“All my adult life I have kept a distance from other people, it has been my way of coping, because I become so incredibly close to others in my thoughts and feelings of course, they only have to look away dismissively for a storm to break inside me.”
— Karl Ove Knausgaard, The Birthday Party
At the end of August, when all
The letters of the alphabet are waiting,
You drop a teabag in a cup.
The same few letters making many different words,
The same words meaning different things.
Often you’ve rearranged them on the surface of the fridge.
Without the surface
They’re repulsed by one another.
Here are the letters.
The tea is in your cup.
At the end of August, the mind
Is neither the pokeweed piercing the grass
Nor the grass itself.
As Tony Cook says in The Biology of Terrestrial Mollusks
The right thing to do is nothing, the place
A place of concealment,
And the time as often as possible.
by James Longenbach, 2012
He can just about remember Nigel, and Nigel’s parents’ house that summer, and Fiona (they were together off and on for a few months afterward). But he has no memory at all of Jane. Even if by some miracle he ever met her, and she recognized him and told him the whole story (which she would never do), it wouldn’t bring anything back. It isn’t only that the alcohol and the drugs made him forget. He’s had too much happiness in his life since, too much experience; he’s lost that fine-tuning that could hold on to the smell of the ham in the off-license, the wetness of the swimming costume, the girl’s cold skin and her naïveté, her extraordinary offer of herself without reserve, the curtains sweeping the floor in the morning light. It’s all just gone.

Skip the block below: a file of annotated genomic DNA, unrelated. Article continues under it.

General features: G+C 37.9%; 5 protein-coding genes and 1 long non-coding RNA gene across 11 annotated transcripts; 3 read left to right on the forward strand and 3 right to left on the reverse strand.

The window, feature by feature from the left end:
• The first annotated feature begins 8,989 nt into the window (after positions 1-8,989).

Tessa Hadley: “An Abduction” : The New Yorker
I gave myself excuses.
This is for my pain—
and this, and this.
Pain. My pain.
All so I might
twice a month
get on a train
to witness yours.
— John Freeman
Halloween is my favorite holiday, ever.